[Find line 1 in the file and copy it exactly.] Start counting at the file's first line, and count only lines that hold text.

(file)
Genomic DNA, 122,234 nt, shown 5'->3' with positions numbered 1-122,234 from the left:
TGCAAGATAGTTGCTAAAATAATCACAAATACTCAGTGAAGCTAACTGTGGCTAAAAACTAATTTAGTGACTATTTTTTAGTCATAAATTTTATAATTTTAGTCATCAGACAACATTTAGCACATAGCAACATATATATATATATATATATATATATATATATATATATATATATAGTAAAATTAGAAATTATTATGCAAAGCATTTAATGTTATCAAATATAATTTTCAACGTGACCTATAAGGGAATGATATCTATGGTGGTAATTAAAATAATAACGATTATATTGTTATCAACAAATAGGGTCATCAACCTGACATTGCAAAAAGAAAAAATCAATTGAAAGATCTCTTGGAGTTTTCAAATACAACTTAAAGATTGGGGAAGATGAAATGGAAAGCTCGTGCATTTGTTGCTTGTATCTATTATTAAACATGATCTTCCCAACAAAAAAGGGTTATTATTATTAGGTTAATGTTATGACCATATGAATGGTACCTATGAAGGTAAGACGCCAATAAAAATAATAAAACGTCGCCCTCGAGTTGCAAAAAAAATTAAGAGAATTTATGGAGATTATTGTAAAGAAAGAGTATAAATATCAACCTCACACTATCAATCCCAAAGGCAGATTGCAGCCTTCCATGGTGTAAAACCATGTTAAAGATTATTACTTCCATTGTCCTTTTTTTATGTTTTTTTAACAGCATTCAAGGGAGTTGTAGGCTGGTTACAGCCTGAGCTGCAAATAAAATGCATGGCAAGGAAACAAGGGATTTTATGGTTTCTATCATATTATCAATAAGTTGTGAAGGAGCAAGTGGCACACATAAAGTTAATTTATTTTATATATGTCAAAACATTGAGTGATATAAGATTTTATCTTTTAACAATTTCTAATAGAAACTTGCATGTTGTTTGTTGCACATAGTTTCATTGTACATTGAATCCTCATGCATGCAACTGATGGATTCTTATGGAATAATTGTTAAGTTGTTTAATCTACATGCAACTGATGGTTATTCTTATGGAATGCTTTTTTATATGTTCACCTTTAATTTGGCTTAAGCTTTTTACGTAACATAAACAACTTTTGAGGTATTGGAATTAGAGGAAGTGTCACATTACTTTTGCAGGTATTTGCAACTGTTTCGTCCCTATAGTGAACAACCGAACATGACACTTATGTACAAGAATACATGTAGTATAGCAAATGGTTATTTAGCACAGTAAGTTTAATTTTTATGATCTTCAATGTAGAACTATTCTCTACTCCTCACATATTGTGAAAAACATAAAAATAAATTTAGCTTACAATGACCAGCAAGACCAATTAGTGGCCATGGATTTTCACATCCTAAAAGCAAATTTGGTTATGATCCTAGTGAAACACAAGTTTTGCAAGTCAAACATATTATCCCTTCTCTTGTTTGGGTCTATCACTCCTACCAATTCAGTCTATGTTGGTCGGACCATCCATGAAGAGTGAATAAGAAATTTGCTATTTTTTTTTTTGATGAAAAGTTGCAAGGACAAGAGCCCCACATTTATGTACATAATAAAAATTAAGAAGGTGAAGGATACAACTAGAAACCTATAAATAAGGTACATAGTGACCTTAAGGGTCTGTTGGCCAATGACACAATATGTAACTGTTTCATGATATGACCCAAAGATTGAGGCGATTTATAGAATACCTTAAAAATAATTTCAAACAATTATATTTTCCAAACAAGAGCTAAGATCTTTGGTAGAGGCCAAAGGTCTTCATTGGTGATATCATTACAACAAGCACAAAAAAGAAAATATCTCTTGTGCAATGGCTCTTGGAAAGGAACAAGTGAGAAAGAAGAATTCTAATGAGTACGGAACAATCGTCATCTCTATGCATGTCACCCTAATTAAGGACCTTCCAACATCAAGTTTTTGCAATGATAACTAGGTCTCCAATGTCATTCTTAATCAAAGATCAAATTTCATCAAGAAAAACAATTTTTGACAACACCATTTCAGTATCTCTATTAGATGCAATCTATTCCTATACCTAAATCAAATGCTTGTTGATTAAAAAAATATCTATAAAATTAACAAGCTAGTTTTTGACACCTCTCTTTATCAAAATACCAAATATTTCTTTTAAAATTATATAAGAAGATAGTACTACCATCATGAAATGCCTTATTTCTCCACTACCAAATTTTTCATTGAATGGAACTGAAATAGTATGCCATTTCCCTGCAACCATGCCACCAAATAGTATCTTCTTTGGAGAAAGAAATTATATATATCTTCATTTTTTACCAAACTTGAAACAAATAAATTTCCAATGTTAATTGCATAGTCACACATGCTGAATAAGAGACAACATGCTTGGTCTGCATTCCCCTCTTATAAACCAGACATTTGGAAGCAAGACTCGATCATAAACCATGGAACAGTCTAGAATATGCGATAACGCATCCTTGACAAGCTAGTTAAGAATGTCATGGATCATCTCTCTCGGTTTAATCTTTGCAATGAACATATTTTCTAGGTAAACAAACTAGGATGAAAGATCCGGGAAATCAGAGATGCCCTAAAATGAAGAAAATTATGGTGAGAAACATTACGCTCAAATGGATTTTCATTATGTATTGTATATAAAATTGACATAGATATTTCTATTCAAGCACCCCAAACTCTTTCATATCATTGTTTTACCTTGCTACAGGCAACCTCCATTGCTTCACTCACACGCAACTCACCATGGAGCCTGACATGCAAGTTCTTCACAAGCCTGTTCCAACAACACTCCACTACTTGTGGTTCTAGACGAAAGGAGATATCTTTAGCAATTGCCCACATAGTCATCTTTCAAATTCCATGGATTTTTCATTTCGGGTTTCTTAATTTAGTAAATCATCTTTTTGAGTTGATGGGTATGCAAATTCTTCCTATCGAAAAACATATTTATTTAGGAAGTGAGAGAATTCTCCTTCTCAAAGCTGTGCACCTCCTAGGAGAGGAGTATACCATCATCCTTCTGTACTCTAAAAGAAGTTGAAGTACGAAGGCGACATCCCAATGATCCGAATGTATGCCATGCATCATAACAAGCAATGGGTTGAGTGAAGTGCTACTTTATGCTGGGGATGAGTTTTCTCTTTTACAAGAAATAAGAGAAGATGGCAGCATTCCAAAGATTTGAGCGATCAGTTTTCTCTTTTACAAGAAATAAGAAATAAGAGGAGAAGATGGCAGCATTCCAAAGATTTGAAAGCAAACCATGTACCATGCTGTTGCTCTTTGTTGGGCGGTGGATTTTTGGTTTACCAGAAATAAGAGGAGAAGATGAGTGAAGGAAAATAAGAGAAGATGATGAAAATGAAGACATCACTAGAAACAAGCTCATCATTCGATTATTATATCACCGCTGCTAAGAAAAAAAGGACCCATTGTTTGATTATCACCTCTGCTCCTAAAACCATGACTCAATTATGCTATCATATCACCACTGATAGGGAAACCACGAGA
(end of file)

Genomic DNA, 122,234 nt, shown 5'->3' with positions numbered 1-122,234 from the left: